Within every woman, there is a core question of the soul that affects how she sees herself, sees others and even how she views God. Angela Thomas, author of Do You Think I'm Beautiful? The Question Every Woman Asks (Thomas Nelson, February 2003), believes the title of her book echoes the question issuing from the soul of every woman.  Thomas believes this one question, and how it is answered from childhood into adulthood, shapes a woman's personal self-esteem and her spiritual values. 

 

"The beauty that I desire is not really about body image," says Thomas, who vividly recalls her days as a teenage wallflower.  "The deeper 'beautiful' I long for is about complete acceptance. And through the years, I have found myself looking for that acceptance in every place but the right one."

 

Thomas sees this longing to be known as beautiful as part of the intrinsic design of women. "Women often settle for 'reliable' or 'efficient' when they really want to be known as 'beautiful.' I want women to know that is its okay to ask the question that came attached to their souls-and I want to see them convinced that the God of Heaven and Earth is smitten with their beauty."

 

In Do You Think I'm Beautiful?, Thomas shares how she dared to ask this question and how, in her soul's darkest night, she heard an enthusiastic, affectionate "yes!"  The answer to her question did not come from the pages of a women's magazine, from a self-help book, or from increased self-esteem.  Thomas discovered that only God could affirm her acceptance and beauty, and she offers readers companionship as they make their own journey.

 

Here, Thomas answers a few questions about her book, about beauty in general, and about God's assurance.

 

Q:  Your book, surprisingly, doesn't focus on body image.  If women aren't asking, "Do you think I'm beautiful?" in regard to their bodies, then what are they asking about?
Thomas:
 I think the question is more about acceptance. The deeper 'beautiful' we long for is about being seen and known deeply, but we often find ourselves looking for that answer in every place but the right one. I know because I have been there. Other people and some things like career and education can give us a part of the answer, but ultimately, the fullness of being called beautiful can only come as a shout from God.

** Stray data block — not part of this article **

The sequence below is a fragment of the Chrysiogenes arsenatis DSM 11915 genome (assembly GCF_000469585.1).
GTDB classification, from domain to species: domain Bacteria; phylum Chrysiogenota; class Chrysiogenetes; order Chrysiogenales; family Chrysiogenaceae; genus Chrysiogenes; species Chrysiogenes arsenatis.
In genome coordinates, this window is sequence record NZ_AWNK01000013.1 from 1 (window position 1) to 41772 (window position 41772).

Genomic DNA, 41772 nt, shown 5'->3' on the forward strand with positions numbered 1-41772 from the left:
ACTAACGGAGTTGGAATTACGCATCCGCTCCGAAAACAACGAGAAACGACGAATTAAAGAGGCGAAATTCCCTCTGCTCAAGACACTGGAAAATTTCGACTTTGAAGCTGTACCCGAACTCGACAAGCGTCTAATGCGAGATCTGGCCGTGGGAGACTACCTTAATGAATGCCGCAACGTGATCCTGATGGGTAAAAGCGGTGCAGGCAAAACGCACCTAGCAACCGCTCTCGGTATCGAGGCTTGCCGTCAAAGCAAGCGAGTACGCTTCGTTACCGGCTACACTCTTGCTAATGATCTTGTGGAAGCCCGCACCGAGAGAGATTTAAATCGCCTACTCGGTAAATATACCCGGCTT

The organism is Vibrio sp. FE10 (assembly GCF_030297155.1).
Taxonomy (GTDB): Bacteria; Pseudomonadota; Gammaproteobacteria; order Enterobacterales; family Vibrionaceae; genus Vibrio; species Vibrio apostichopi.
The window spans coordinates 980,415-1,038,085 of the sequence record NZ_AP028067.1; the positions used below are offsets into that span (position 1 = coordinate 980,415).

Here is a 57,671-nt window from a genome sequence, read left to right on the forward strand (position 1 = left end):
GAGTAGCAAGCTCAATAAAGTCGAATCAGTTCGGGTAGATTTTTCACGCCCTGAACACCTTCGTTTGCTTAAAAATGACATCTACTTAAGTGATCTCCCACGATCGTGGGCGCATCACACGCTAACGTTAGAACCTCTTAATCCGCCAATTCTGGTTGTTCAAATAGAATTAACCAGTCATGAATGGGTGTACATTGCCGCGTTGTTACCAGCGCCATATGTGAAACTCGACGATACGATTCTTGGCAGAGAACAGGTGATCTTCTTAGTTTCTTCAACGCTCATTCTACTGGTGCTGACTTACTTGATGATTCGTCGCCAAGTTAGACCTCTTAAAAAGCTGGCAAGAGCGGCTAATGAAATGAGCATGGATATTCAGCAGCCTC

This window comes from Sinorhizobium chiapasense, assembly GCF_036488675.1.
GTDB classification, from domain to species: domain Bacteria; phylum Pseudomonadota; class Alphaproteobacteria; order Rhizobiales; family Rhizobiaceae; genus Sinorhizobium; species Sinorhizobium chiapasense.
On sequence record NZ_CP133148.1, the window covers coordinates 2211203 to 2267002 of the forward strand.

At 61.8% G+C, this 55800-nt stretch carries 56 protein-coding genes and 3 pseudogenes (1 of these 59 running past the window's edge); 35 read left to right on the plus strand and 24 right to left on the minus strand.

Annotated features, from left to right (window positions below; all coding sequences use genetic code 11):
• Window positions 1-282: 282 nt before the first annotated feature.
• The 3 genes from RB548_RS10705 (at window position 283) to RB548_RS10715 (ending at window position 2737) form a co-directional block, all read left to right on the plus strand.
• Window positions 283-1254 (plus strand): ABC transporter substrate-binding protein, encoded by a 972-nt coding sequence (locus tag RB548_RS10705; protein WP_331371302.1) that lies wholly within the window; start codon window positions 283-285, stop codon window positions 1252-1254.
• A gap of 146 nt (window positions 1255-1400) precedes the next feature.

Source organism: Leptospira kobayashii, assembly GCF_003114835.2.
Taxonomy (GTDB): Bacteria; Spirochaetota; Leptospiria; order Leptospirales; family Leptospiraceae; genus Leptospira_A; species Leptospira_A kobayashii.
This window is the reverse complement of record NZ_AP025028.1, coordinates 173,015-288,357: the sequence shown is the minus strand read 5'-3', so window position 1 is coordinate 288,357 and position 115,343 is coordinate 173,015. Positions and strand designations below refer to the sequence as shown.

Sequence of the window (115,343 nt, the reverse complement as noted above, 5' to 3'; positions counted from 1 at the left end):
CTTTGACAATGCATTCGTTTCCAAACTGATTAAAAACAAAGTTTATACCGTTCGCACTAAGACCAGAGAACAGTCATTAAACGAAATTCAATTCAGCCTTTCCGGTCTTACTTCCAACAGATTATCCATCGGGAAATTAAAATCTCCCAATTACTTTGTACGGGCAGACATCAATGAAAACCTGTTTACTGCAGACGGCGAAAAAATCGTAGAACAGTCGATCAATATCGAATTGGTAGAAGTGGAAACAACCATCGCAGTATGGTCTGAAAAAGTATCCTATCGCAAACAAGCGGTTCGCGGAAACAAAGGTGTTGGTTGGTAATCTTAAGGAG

Q: If this question is common to all women, when do they first begin to ask? 
Thomas:
 From my childhood, I began to realize that I could not have anything in life that required me to be beautiful.  I understood almost instinctively that I should keep my head down, study hard, try to do the right thing and, maybe, life would turn out okay in the end. When no one notices, we learn to pretend that it doesn't matter. But it matters and it has mattered from our earliest memories. 

Q: So many teenage girls struggle with feeling unlovely, which sometimes leads to eating disorders, depression and worse.  How does it harm women to measure their value by physical beauty?
Thomas:
 We are wired for relationship and we can't help it . . . we want others to validate what they see in us or about us.  But to believe that complete acceptance will finally come from the words of a man or a society is harmful.  Apart from the truth of God's love, we'll find ourselves spiritually impoverished.  We become like the prodigal son who has left his father to pursue pleasure . . . eventually he finds himself empty, broke and almost dead.  But just like the prodigal, we can come to our senses and watch the Father run to us with His wild love, assuring us that He has always called us beautiful.